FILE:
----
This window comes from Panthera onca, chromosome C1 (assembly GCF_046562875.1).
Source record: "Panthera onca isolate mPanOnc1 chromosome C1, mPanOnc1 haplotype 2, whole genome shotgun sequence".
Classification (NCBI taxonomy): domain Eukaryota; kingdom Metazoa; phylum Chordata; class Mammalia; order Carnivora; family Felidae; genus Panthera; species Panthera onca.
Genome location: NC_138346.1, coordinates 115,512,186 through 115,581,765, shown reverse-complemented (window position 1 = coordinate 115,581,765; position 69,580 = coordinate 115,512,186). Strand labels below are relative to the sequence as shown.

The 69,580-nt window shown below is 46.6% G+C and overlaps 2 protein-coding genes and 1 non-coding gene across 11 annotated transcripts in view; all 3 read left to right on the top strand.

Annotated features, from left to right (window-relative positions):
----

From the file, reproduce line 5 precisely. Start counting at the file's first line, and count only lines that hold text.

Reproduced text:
The 69,580-nt window shown below is 46.6% G+C and overlaps 2 protein-coding genes and 1 non-coding gene across 11 annotated transcripts in view; all 3 read left to right on the top strand.